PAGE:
The cultural landscape has long been the indigenous language of man and the original inhabitancy of all living things. Humans evolved amongst animals, under the sky, upon the earth and near water resources.
We have touched, saw, heard, smelled, tasted, lived in, and shaped the landscape before the spaces had words to describe what it did. Inhabited landscapes were the first human texts, read before the invention of other signs and symbols. This legacy of ‘native identity’ and cultural process makes a connection in each one, physically and mentally.
Landscape thus provides the social milieu of our lives and even though we consist of multi-layered knowledge of the ethnographic landscape which is dependent on personal background, traditions, education and character, we should be collectively and individually aware of changes in our cultural landscape and or heritage (Swaffield 2005: 17).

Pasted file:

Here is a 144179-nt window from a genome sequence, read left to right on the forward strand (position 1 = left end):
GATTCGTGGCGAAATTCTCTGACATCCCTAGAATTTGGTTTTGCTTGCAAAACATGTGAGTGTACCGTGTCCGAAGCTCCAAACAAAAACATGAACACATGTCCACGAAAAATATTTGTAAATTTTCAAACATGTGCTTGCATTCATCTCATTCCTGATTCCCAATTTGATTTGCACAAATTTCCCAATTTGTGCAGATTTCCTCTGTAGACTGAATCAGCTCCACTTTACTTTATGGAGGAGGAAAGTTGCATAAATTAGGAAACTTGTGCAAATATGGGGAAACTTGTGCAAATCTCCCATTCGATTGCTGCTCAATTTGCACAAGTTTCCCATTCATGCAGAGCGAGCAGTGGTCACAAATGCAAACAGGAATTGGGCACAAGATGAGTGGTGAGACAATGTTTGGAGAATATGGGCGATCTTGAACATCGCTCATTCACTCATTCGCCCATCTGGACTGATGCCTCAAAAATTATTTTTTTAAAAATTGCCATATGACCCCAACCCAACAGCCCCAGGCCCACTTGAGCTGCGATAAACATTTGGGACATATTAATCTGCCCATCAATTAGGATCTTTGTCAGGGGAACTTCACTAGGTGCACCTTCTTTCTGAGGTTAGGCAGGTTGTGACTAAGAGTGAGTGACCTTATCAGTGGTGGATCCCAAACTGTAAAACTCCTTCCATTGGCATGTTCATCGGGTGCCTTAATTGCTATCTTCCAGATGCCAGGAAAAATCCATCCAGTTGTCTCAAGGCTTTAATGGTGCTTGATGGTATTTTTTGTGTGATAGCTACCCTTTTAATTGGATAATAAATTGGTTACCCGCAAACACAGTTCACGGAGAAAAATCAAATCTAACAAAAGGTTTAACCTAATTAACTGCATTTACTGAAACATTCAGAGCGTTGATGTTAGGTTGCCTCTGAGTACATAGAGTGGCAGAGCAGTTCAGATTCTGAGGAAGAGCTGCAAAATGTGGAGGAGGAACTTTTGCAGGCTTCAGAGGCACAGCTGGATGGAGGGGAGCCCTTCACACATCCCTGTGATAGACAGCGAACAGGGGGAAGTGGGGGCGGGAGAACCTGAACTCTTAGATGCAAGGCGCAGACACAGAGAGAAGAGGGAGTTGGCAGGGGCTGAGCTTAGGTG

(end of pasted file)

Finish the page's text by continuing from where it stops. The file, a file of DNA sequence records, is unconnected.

The following dissertation attempts to present an approach that might inform landscape design strategies or principles as a basis to the
reclamation and/or conservation of redundant cultural heritage places. Along with theory, this paper will also investigate precedential studies to gain knowledge on how to efficiently redevelop a cultural landscape.
Key Words: Cultural landscape, heritage, landscape design, reclamation, conservation
Dissertation ML(Prof)--University of Pretoria, 2014.